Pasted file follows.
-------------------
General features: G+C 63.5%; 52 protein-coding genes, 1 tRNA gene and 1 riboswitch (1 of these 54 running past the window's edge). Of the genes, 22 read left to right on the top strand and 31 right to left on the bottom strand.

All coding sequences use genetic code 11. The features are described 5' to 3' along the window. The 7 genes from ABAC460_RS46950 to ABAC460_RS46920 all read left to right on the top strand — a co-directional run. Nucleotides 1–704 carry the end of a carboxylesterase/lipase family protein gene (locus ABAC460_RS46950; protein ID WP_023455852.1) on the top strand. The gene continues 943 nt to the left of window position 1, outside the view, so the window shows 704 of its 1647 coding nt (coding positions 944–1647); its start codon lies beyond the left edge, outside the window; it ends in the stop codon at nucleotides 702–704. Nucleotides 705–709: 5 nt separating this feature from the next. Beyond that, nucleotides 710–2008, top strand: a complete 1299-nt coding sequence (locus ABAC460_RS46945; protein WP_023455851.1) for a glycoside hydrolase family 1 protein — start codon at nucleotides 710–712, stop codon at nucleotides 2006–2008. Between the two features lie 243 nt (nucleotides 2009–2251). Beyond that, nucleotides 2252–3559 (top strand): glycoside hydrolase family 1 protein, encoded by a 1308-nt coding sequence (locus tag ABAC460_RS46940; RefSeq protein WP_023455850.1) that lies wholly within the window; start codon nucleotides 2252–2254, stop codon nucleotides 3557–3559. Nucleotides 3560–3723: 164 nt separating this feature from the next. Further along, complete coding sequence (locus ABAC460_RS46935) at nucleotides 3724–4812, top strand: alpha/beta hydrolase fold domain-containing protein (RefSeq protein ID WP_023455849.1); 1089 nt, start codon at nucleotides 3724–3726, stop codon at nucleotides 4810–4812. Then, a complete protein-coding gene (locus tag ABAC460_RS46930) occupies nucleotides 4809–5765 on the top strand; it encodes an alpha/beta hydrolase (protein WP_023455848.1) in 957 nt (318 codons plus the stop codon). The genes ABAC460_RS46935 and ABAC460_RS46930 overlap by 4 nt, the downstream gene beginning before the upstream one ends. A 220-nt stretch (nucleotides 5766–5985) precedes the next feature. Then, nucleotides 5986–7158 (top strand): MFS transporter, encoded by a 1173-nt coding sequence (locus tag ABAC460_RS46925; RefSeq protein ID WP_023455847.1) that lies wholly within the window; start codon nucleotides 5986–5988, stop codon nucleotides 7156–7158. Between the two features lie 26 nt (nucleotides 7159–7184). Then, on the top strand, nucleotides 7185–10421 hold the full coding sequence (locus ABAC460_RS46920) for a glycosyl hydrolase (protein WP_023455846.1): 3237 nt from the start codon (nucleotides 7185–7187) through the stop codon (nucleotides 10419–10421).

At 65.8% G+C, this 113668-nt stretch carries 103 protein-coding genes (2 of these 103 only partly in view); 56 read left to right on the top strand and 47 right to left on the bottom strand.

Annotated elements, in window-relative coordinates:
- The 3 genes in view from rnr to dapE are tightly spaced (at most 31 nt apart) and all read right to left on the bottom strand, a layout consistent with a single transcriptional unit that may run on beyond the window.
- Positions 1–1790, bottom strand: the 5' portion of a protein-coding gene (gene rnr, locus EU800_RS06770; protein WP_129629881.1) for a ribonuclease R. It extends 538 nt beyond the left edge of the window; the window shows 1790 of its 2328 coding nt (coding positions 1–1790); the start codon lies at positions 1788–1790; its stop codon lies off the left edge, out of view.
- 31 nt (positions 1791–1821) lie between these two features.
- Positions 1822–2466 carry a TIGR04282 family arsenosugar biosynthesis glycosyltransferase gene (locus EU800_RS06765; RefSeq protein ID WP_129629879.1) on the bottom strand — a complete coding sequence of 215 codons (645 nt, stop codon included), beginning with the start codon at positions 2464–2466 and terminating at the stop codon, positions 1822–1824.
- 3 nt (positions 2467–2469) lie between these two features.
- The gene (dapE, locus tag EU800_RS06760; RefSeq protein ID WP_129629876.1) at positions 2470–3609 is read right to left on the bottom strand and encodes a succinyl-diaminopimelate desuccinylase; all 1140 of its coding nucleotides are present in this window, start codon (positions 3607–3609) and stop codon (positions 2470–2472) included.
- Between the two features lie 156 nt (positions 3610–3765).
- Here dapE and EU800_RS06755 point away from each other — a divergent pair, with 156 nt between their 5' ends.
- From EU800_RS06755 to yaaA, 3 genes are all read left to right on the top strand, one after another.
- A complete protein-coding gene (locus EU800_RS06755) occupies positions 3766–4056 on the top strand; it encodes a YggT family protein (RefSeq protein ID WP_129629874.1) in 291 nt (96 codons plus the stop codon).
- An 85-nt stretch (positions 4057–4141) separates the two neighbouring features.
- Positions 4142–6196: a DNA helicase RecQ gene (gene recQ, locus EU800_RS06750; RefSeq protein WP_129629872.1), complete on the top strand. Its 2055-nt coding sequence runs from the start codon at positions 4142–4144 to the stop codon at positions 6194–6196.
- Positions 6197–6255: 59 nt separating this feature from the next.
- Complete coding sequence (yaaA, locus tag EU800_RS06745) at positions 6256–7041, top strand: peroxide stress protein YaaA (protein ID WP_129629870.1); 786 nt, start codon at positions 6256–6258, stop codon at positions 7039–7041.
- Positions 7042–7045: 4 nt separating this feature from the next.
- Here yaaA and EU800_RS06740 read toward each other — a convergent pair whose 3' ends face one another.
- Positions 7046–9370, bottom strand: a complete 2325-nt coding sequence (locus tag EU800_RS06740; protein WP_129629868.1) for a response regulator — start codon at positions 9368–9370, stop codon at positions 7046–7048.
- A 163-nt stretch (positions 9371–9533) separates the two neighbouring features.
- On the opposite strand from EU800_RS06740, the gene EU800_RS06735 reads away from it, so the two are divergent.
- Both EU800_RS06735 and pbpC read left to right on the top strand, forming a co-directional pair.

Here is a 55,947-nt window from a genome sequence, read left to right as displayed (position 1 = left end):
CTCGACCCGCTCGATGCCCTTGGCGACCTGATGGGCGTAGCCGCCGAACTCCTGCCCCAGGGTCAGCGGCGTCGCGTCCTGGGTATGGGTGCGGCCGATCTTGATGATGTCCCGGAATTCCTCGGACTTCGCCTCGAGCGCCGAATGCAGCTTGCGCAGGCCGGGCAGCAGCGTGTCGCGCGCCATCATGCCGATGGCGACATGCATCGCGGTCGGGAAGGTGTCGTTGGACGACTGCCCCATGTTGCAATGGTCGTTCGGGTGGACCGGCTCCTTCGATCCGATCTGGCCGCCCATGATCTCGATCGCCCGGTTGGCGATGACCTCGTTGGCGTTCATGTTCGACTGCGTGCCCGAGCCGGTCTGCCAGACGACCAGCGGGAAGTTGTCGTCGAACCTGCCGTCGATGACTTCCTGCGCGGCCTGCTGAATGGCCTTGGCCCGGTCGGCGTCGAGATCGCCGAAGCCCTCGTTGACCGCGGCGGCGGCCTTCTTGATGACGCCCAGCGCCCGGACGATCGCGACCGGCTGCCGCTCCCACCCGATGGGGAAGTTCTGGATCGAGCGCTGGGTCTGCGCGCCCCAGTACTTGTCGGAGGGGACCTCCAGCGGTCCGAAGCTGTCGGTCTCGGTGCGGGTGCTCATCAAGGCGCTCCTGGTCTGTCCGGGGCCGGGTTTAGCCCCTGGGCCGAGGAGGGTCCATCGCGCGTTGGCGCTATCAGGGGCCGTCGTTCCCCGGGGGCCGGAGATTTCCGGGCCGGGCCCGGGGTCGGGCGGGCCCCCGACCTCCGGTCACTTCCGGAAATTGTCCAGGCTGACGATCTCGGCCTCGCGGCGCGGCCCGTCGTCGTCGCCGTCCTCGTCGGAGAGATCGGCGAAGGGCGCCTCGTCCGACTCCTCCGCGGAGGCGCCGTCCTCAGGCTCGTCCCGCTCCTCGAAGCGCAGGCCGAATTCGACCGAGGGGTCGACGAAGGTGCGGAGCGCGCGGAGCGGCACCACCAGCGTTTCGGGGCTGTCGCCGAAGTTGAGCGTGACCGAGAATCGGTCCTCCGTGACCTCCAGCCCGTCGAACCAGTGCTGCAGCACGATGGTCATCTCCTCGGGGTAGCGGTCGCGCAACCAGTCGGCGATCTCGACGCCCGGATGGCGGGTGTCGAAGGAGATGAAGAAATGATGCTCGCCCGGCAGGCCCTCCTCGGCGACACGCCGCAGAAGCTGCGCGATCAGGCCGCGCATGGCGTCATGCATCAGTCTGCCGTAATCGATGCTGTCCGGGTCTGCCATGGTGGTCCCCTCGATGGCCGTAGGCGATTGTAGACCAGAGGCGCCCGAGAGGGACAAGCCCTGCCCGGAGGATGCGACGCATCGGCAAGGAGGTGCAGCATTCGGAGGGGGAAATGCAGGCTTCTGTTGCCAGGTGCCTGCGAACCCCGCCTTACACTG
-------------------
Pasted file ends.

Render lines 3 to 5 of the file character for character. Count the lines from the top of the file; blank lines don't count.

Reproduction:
At 65.8% G+C, this 113668-nt stretch carries 103 protein-coding genes (2 of these 103 only partly in view); 56 read left to right on the top strand and 47 right to left on the bottom strand.

Annotated elements, in window-relative coordinates:
- The 3 genes in view from rnr to dapE are tightly spaced (at most 31 nt apart) and all read right to left on the bottom strand, a layout consistent with a single transcriptional unit that may run on beyond the window.